Emergency contraception

Emergency contraception

Emergency contraception is designed to prevent pregnancy when your normal methods of birth control have failed. For example; if you forget to take the pill , or if a condom splits, or if for some reason you weren’t able to use any type of contraception.

There are two types of emergency contraception available:

  • Emergency Hormonal Contraception (EHC) sometimes also called ‘the morning after pill’.
  • Intrauterine device (IUD) sometimes called ‘the coil’.

It’s really important to remember that if you have had unprotected sex, then you may also have a sexually transmitted infection (STI). This can sound alarming but they are very common and often have no signs (symptoms). You can visit  your GP or  local pharmacy for EHC, most of them will also offer postal chlamydia testing which is free of charge for under 25s. You can also visit us for a chat about your sexual health, advice on contraception and whether you might need a test for STIs.

Who can use it?

Who can use it?

Most women can use the ‘morning after pill’ for emergency contraception, even if they can’t use hormonal birth control on a regular basis. It is suitable for women of any age including girls under 16.

Most women can use the IUD or copper coil for emergency contraception.

Where can I get it?

Where can I get it?

You can get all forms of emergency contraception from any Devon Sexual Health clinic, please call our service (Monday-Friday 9-5pm) and we will review you the same day.

You can also get emergency hormonal contraceptive pills (the morning after pill) from most pharmacies and from your GP. If you have had unprotected sex then it’s important that you take the ‘morning after pill’ as soon as possible afterwards.

EHC is available free from GPs and also from some pharmacies if you are 13-24. You can find your nearest pharmacy or GP here.

In addition, EHC can be bought from a pharmacy over the counter or online, although the cheapest medication may not always be the best option.

Wherever you are reviewed you should be offered testing for STIs at the same time.

If you have been raped or sexually abused you can get advice, support, emergency contraception and STI testing at a Devon & Cornwall SARC .

How effective is it?

How effective is it?

The sooner you use emergency contraception, the more effective it is.

There are two types of EHC pill:

Levonelle, is only licensed within 72 hours (3 days) of having unprotected sex, although it may work up to 96 hours. Be careful though, it gets less effective as time passes.

Ulipristal acetate (UPA or EllaOne), is also a ‘morning after pill’ which is licensed up to 120 hours (5 days) after having unprotected sex, however, it is also most likely to work if taken as soon as possible.

Both pills work by stopping you producing an egg (ovulation). If you have already produced an egg they are unlikely to work.

There are also certain conditions that will make the ‘morning after pill’ less effective. If you throw up (vomit) within 3 hours of taking the pill then the hormones won’t have been absorbed into your body. If you are taking other medication then it can also reduce the effectiveness of the morning after pill.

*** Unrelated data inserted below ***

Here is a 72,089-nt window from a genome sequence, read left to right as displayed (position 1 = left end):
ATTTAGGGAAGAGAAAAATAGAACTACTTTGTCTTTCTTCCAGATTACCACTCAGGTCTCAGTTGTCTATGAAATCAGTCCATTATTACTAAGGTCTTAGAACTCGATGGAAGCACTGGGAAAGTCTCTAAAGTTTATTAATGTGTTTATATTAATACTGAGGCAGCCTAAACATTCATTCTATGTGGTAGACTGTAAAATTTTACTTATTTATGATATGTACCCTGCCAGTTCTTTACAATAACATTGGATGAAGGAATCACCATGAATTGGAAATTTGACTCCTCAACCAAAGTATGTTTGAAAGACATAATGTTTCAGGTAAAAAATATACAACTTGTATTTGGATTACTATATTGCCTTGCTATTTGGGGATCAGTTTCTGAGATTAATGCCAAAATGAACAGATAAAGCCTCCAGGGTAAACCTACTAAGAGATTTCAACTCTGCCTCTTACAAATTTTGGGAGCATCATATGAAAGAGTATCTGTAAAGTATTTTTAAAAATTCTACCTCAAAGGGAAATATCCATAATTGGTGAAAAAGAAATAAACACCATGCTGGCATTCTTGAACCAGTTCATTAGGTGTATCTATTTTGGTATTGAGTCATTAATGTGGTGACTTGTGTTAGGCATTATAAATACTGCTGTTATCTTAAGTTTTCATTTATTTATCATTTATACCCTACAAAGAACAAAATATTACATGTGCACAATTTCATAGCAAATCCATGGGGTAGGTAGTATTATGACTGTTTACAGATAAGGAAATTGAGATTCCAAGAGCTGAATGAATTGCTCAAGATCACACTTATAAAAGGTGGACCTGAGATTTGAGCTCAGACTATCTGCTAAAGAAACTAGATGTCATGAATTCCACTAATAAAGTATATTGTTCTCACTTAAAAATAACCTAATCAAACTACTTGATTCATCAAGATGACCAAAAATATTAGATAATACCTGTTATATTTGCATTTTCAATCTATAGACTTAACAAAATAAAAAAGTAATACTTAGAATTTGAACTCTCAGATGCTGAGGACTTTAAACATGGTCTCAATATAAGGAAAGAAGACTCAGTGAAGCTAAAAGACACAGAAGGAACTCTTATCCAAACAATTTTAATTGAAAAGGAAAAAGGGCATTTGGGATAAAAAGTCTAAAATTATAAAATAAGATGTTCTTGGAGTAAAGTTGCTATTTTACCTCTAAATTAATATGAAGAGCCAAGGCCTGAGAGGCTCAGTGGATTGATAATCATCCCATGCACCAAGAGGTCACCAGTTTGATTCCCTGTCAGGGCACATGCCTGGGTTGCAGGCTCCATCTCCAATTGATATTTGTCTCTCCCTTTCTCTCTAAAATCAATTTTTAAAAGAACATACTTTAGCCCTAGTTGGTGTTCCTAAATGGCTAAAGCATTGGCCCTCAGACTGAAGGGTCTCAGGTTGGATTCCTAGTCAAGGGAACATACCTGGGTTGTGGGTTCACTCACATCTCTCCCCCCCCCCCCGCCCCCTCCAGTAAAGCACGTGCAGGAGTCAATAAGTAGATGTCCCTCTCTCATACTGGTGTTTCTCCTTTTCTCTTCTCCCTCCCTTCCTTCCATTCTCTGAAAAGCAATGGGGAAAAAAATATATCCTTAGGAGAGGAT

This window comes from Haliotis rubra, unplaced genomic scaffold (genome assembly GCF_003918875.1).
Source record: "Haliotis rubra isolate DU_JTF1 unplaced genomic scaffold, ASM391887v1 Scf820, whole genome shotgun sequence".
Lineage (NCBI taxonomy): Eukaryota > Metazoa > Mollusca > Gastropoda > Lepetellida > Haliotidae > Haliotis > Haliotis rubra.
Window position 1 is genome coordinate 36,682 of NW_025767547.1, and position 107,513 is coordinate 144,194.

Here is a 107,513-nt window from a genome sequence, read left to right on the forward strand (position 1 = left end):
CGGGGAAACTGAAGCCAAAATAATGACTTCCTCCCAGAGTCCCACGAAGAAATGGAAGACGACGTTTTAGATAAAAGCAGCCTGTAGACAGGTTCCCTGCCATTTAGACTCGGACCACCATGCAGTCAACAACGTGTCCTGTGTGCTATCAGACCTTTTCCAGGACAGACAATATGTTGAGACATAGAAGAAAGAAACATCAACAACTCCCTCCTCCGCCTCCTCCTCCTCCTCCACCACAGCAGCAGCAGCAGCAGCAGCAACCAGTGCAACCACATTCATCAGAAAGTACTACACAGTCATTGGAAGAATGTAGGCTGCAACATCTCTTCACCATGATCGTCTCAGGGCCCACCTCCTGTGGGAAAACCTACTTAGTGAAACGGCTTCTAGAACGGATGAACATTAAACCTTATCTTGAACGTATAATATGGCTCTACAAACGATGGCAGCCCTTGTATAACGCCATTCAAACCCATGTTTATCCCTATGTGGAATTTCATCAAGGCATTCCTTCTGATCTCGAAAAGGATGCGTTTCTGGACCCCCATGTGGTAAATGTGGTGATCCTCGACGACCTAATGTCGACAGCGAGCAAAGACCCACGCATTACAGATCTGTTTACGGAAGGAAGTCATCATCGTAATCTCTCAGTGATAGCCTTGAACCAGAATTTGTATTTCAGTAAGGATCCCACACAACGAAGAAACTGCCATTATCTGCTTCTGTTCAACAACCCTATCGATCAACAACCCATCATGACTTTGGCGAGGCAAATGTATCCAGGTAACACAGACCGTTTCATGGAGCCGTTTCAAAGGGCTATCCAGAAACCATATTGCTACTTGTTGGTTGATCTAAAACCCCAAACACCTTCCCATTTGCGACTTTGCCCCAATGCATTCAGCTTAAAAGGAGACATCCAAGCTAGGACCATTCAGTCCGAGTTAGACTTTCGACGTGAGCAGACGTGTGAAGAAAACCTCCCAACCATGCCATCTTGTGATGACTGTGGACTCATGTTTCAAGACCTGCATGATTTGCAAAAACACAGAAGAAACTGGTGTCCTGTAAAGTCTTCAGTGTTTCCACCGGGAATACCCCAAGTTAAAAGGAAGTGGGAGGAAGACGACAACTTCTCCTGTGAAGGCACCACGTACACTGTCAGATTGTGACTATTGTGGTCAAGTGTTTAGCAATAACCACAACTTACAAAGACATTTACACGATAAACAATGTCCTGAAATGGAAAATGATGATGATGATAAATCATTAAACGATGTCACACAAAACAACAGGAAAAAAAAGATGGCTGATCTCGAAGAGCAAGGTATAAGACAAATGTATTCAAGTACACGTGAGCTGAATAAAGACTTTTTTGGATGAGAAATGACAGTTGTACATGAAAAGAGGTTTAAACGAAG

Intrauterine device (IUD) is a small copper and plastic device that is inserted into your uterus (womb) by a doctor or a nurse. The IUD can be inserted up to 5 days after unprotected sex and sometimes even later than that depending on when your last period was. It is 99% effective at preventing pregnancy. You can also choose to leave the IUD in as a continuing method of birth control.

Which type?

Which type?


  • Best taken within 3 days
  • Available at pharmacies and clinics and GPs
  • Can be 85-95% effective
  • May make you feel sick or cause headaches

UPA (EllaOne)

  • Must be taken within 5 days
  • Available at pharmacies and clinics and GPs
  • Can be 95% effective
  • May make you feel sick or cause headaches

IUD Copper Coil

  • Must be fitted within 5 days
  • Available at clinics
  • Can be 99% effective
  • May cause some short term soreness where fitted
Side effects

Side effects

Long term side effects of any of these forms of emergency contraception are rare. However you may experience some short term discomfort.

Side effects of the ‘morning after pill’ may include; headaches, stomach ache, feeling sick or changes to your next period – it could be earlier, later, lighter or heavier.

Side effects of the IUD copper coil may include; temporary pain or discomfort where the coil has been placed and longer, heavier periods if you choose to keep it as a form of birth control.

How can we help you?

Did you find this page useful?

Accessing our service

In response to the emergence of COVID-19 we have implemented a telephone triage system for all of our clinics. Our central telephone number is 0300 303 3989.

We are currently experiencing high demand for our Sexual Health Services across Devon and Torbay with unprecedented demand in Exeter. Please note always review urgent cases the same day. If your need is urgent and you are struggling to reach us keep trying as our phone system will explain how to access same-day care with us.

We have updated information on the provision of routine contraception here.

Self-requested STI testing by post is available for those aged under 25- more info

We are now running an under 18’s sit and wait clinic at Exeter, Torquay, and Barnstaple for more information click here

If you are struggling to access sexual health services, alternatives may be available:

  • Emergency Contraception - from a local pharmacy - more info
  • Contraceptive pills and LARC procedures - obtained from your GP
  • HIV PEPSE - available via A+E departments - more info
  • Condoms by post (for gay and bisexual men only) - more info